Your Place: A specialist talks knob and tube wiring

McClatchy-Tribune Information Services

I thought Iíd finished with writing about knob and tube wiring, but readers raised a couple of good points this week, so Iíll go one more time.

Knob and tube is the earliest of the electrical wiring, basically designed to power light bulbs between 1880 and 1930.

Its presence in existing houses has become an issue for many lenders and home insurers, and it is serving to delay real estate transactions until after large amounts of money have been spent to replace the antiquated wiring.

Donald Miller is the CEO of Donald Miller Electric Services LLC, in Havertown, Penn., which specializes in the removal and replacement of knob and tube wiring ó which, when you consider the age of much of the Delaware County housing stock, must be a full-time job.

"The problem I am seeing is with the rewire," Miller said. "Too many electricians are trying to rewire homes without proper safety measures.

"Most of the older homes are filled with lead, as well as other hazardous materials, locked into the plaster walls," he said. "When the walls become home hazardous, debris is spread throughout the home."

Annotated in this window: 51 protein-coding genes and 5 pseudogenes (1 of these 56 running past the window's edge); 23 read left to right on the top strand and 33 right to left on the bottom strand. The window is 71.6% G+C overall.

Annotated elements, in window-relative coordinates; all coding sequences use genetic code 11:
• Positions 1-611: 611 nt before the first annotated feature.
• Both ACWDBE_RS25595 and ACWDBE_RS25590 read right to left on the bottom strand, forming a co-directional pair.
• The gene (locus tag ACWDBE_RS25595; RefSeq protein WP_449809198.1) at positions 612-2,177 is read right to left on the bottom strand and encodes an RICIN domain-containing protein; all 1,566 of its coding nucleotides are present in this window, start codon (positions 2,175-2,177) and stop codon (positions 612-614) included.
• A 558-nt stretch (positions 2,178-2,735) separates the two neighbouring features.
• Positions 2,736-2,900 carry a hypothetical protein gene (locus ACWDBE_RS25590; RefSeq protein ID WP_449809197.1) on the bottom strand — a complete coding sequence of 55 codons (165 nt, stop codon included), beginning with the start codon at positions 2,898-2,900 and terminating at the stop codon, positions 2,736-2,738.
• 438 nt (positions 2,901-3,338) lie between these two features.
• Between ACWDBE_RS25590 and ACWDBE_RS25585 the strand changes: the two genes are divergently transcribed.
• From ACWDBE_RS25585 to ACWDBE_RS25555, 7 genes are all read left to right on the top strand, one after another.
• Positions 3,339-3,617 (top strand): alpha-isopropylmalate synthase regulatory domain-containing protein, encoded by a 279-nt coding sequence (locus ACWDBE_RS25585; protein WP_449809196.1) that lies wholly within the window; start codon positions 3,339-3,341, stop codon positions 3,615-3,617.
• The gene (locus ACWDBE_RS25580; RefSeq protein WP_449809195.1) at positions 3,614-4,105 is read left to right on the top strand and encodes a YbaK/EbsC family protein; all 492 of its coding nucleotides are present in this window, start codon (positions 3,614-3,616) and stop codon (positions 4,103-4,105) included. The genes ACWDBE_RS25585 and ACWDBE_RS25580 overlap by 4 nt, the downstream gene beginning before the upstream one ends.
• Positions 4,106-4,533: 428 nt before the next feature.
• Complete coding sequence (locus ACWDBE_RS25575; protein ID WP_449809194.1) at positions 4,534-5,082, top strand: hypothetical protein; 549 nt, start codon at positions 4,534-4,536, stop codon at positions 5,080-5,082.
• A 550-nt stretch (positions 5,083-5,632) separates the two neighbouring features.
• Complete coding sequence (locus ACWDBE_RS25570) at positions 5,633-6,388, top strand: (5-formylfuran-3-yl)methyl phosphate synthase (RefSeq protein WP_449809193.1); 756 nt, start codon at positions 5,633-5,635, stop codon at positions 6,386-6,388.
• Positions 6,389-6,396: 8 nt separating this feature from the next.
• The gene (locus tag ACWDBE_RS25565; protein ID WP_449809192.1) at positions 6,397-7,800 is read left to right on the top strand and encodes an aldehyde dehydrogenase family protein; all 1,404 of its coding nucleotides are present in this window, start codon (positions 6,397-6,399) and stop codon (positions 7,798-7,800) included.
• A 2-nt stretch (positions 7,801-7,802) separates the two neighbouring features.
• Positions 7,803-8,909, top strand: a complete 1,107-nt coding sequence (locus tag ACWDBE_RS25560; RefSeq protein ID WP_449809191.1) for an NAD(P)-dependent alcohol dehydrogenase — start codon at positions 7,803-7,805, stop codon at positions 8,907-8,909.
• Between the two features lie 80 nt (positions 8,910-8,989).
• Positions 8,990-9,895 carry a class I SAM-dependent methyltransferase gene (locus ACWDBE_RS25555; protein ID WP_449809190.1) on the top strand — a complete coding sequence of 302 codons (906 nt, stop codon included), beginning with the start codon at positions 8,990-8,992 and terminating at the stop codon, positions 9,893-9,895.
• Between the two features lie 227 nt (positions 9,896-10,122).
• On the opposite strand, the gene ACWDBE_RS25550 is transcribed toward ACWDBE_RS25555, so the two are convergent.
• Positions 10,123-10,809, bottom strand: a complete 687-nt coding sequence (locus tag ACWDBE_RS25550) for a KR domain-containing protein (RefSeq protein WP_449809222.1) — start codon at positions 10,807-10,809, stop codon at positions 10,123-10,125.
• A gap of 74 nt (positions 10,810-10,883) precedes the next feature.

His company has been certified to deal with lead paint hazards, "and it scares me the bids we lose due to hazardous rewire techniques," he said.

"Even worse, most electricians donít care about the plaster at all, so we are losing a piece of history," Miller said.

What he suggests is that a new home buyer test for lead before moving in, not just sign off on the fact that lead might be present.

The lack of education about knob and tube wiring concerns Realtor John Duffy.

"Two recent inspections by approved inspectors stated there was knob and tube wiring," he said.

One buyer requested $32,000 for rewiring the house, he said, but because both houses were built after World War II, "it signaled some doubt."

After licensed electricians inspected the properties, "it turns out both were Romex (a later generation of wiring) wrapped in cloth," he said.

A licensed electrician can tell the difference.